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Hustle & Flow

Make no bones about it, Hustle & Flow is in contention for the best of the year. Sure, it’s a bit early to start making such bold statements, with award season not quite right around the corner. Regardless, Craig Brewer’s ode to the creative expression and struggle is the best you’ll find out there, at least up to this point.

Written and Directed by Brewer, Hustle & Flow begins with a grand throwback to seventies film with an opening sequence title pause timed so perfectly that it practically grabs you by the eyes and commands that you acknowledge what is about to unfurl on screen.

DJay (Terrence Dashon Howard), a hustler in the truest form, spends most of his time in his car, pimping his wares, which range from women to marijuana or “gateway” as he calls it, on the streets of Memphis.

DJay has his routine set in stone, cruising the streets with Nola (Taryn Manning) facilitating back seat deals to whomever comes looking for a quick fix of carnal pleasure, while Lexus (Paula Jai Parker) works a strip club to pull in lap dance twenties any which way she can. This arrangement doesn’t afford DJay and his women riches, but it pays rent and affords the expecting Yevette (Elise Neal) the opportunity to stay home while carrying her child to term.

When DJay makes a drop-off at Arnel’s (Isaac Hayes) roadside dive, he is given news that sends his world into a gradual tailspin. Successful rap artist Skinny Black (Ludacris) is set to make his annual Fourth of July visit to his former hometown of Memphis, and Arnel’s is his locale of choice to hold his homecoming bash. DJay is called upon to provide the best of his product, marijuana not women, because in previous visits he was only able to scratch out dirt weed for Skinny, and he never hears the end of it. Should DJay deliver, Arnel promises to introduce him to Skinny.

This is the first of a series of serendipitous events that lead DJay to formulate a plan, one final stab at making something of himself before it is too late to turn back. Subtlly, Brewer’s brilliant brush strokes begin showing through. Hustle & Flow is not simply the swan song of a failed rapper making one last thrust towards greatness. The film is about much more than that, in that it reflects the hopes and dreams of anyone wishing to produce a work of art, whether it be music, film, or written word.

Transcending the facets of what could have been a simple genre film detailing the struggle of one man to succeed Brewer instead concocts a film so vividly pure in spirit and drive that it seemingly peers into the souls of any DIY artist who knows they have something to contribute to the world, yet feels held down at every turn. This is their tale, and regardless of skin color, race, creed, or medium, this is an account of their struggle.

DJay is confronted with the tools for success all around him, but he can’t seem to put the puzzle together fast enough. He knows he once had skills, but he can’t seem to find a way to harness any of them in any way that will make a difference.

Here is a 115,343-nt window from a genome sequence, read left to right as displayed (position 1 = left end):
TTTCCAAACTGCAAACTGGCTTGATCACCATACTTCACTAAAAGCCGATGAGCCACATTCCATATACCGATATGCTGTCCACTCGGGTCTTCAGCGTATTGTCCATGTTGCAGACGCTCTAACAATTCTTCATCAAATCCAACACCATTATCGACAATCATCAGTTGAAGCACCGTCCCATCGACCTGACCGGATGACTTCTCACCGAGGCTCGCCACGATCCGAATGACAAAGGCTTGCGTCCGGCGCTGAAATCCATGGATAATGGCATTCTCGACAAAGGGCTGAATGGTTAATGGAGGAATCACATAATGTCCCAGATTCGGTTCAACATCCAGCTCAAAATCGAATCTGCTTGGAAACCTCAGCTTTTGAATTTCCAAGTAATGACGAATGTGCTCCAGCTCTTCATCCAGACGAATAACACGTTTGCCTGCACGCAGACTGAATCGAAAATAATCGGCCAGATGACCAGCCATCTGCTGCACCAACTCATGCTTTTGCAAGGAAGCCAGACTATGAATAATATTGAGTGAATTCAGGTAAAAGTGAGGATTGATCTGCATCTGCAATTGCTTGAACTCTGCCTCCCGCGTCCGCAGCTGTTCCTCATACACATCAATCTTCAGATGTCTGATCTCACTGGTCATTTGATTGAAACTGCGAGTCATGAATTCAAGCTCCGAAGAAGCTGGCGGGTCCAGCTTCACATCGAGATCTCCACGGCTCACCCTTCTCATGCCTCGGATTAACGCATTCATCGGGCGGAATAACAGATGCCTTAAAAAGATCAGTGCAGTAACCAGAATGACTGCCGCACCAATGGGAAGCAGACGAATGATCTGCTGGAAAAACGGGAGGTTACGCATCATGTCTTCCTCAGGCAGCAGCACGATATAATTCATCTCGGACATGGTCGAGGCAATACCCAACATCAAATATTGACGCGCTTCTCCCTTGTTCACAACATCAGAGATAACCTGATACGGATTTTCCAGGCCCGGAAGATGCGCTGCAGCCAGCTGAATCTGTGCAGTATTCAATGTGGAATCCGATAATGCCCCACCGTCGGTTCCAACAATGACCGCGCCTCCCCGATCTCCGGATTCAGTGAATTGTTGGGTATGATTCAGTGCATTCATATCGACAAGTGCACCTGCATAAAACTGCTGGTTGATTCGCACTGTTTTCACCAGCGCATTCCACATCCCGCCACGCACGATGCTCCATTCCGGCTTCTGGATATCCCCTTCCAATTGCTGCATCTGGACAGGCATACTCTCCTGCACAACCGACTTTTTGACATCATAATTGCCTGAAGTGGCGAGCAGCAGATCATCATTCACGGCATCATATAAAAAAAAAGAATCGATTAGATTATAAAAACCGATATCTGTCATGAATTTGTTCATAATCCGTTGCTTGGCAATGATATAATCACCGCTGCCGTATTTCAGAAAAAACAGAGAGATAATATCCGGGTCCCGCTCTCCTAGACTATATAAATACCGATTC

Adding to the tribulations of choosing a line of work that essentially preys upon human behavior, DJay is on the verge of a mid-life crisis. At one point he confronts Yevette, explaining “My Daddy, his heart gave out on him when he was my age.” This scene plays brilliantly because Yevette doesn’t quite understand what DJay is about to say, thinking that he is about to tell her that she needs to leave because she isn’t bringing in any money.

Instead, DJay is touching right to the impetus of his efforts. His mid-life crisis stems from reflecting on his father’s early passing and perhaps realizing that should he befall the same fate, he hasn’t really accomplished much with the time he’s had so far.

He is captivated by comparing his life to Skinny Black’s. DJay recalls his time spent rhyming and dee-jaying while Skinny was eagerly putting together mixes to rhyme over at a neighboring school. The parallels cause DJay to fixate on his squandered ambitions, and slowly but surely opportunities begin cropping up all around him.

Accepting a beat up keyboard as a junkie’s payment for a hit leads to DJay stringing together some musical beats at home. A chance encounter with an ex-schoolmate Key (Anthony Anderson) leads to a connection with someone with access to microphones and recording expertise. Key happens to know someone with access to sampling equipment and a sense of beat and brings Shelby (DJ Qualls) into the fold.

As the surrogate family begins to gel together with a common purpose, obstacles threaten to curb their makeshift recording sessions every step of the way. However, DJay and company find ways to incorporate their struggles into the process, making due with their given resources, and finding purpose in each roadblock that comes their way.

Brewer’s cast is absolutely stellar, with Howard leading the charge in what will hopefully prove to be an award worthy performance in the coming months. Anthony Anderson is finally given a role that he can sink into without becoming the butt of any cheap weight jokes, while DJ Qualls is never played for one note comic relief. Sure, there are a few laughs here and there, but his enthusiasm and dedication to the cause, let alone the music, is never played falsely, and the film is all the better for this.

“Everybody gotta have a dream” is the tagline attached to the film, and nobody knows this better than Brewer. He has suffered for his craft, and Hustle & Flow is a direct testament to the importance of the struggle. “Everybody gotta have a dream,” and Brewer’s dreams will hopefully be coming true in due time.


Mario Anima

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